One of the less obvious products being unveiled this week at SXSW is a small concrete house. On the outside, it doesn’t look like anything particularly special, although the covered patio and spacious windows are less common on tiny poured-concrete buildings.

That’s because the innovation isn’t in the structure or materials — it’s in the design and building. ICON, the company that builds the 650-square-foot house, claims it costs just $10,000 to build, and can be 3-D printed by a Vulcan printer in 12 to 24 hours using the most common building material on Earth.

ICON is has built a model at SXSW, which features a living room, bedroom, bathroom, and curved porch. The company’s co-founders told The Verge that it will be using the model as an office for the immediate future to see how it performs. “We are going to install air quality monitors. How does it look, and how does it smell?” founder Jason Ballard told The Verge.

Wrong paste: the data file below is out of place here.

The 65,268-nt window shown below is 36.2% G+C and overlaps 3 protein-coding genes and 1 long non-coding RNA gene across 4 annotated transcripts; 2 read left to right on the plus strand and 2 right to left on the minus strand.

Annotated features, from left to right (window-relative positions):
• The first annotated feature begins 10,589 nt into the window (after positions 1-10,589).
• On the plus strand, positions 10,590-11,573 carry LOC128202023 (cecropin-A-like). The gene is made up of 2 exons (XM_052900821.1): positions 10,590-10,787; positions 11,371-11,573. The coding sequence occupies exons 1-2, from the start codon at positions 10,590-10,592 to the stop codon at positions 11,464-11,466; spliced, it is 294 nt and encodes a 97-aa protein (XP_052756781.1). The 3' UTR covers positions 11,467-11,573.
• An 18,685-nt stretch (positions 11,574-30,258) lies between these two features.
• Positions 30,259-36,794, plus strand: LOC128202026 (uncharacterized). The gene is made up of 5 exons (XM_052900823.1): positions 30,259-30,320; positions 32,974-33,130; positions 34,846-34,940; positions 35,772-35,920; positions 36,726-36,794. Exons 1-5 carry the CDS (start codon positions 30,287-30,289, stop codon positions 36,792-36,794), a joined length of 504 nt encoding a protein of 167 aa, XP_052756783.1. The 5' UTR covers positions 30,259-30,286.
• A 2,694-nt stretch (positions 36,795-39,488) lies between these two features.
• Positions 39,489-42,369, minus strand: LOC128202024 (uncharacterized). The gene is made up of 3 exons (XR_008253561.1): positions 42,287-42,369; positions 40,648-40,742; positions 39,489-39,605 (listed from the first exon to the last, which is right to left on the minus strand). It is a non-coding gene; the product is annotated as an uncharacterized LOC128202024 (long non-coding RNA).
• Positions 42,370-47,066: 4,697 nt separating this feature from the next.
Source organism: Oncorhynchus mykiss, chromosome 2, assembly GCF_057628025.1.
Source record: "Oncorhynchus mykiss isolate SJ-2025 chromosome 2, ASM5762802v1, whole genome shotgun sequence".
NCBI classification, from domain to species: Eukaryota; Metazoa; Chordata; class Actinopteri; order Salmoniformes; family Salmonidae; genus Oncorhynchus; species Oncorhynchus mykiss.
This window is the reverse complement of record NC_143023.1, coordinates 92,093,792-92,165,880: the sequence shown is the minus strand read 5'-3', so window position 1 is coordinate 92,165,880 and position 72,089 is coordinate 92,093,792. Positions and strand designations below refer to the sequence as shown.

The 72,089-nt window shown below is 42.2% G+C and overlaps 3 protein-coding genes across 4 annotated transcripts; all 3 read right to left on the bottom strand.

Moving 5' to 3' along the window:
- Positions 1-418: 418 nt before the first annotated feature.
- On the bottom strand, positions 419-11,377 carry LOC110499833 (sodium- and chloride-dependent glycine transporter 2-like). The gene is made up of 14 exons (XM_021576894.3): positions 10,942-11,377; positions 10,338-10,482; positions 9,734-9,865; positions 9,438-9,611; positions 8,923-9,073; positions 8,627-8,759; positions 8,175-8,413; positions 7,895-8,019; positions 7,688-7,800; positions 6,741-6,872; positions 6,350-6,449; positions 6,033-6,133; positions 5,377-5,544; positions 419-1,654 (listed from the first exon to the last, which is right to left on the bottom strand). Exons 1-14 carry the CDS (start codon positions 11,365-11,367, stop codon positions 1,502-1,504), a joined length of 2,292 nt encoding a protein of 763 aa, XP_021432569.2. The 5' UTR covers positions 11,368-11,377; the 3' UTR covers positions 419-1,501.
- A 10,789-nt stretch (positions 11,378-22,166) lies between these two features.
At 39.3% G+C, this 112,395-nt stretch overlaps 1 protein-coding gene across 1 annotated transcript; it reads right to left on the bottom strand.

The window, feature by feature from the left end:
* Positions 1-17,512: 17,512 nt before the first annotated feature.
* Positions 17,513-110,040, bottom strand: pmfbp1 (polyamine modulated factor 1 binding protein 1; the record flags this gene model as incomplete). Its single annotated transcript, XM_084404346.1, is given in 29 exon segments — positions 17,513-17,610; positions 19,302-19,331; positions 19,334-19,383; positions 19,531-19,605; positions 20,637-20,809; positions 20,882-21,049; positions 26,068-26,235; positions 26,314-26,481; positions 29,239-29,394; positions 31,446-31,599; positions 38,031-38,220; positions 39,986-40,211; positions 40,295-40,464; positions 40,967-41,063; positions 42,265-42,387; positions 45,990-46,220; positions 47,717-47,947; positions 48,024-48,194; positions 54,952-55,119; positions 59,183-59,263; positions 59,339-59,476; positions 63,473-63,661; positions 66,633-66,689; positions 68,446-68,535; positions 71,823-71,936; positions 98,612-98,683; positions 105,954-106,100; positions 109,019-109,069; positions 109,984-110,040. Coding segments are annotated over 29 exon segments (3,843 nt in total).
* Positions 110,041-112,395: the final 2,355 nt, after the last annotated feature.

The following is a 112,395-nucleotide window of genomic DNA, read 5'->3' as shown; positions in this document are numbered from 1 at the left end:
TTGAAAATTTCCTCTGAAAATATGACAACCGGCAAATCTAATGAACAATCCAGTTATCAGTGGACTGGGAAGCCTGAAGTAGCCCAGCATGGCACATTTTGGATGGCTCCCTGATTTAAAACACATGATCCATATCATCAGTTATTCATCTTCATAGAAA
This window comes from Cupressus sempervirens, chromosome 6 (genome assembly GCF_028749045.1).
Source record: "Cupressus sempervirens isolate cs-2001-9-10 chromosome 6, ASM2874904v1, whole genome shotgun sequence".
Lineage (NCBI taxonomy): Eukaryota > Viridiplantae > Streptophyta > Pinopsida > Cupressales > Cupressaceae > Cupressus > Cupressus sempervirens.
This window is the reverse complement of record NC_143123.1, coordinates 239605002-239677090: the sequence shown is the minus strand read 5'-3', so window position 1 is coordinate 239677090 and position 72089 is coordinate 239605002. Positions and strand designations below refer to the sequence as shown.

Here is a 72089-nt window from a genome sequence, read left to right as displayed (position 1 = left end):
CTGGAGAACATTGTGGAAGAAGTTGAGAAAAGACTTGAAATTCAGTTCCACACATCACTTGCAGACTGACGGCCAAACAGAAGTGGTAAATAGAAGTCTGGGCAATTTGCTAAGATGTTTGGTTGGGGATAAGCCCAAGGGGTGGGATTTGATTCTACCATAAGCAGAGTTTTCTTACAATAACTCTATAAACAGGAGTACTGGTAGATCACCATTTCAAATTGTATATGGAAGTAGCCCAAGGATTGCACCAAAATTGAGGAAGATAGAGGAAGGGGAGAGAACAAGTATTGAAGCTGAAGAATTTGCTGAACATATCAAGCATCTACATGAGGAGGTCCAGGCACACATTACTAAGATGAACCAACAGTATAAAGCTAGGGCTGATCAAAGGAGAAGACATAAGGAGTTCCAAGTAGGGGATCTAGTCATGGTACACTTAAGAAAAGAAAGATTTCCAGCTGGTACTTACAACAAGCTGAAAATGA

In the longer term, ICON has partnered with housing nonprofit New Story to take its technology to the developing world. The plan is for ICON and New Story to build a community of 100 homes in El Salvador next year using the Vulcan printer. Although 3-D printing has been used in building fabrication before, printing on-site using a universally available building material is a new step.

That said, ICON’s structures still presumably rely on a goodly supply of available labor and talent, and a structure won’t be taken from bare earth to habitability with no human interaction. Excavation still has to happen for concrete foundations, and the windows, roof, and interior mechanicals like electricity and plumbing can’t be poured by a printer.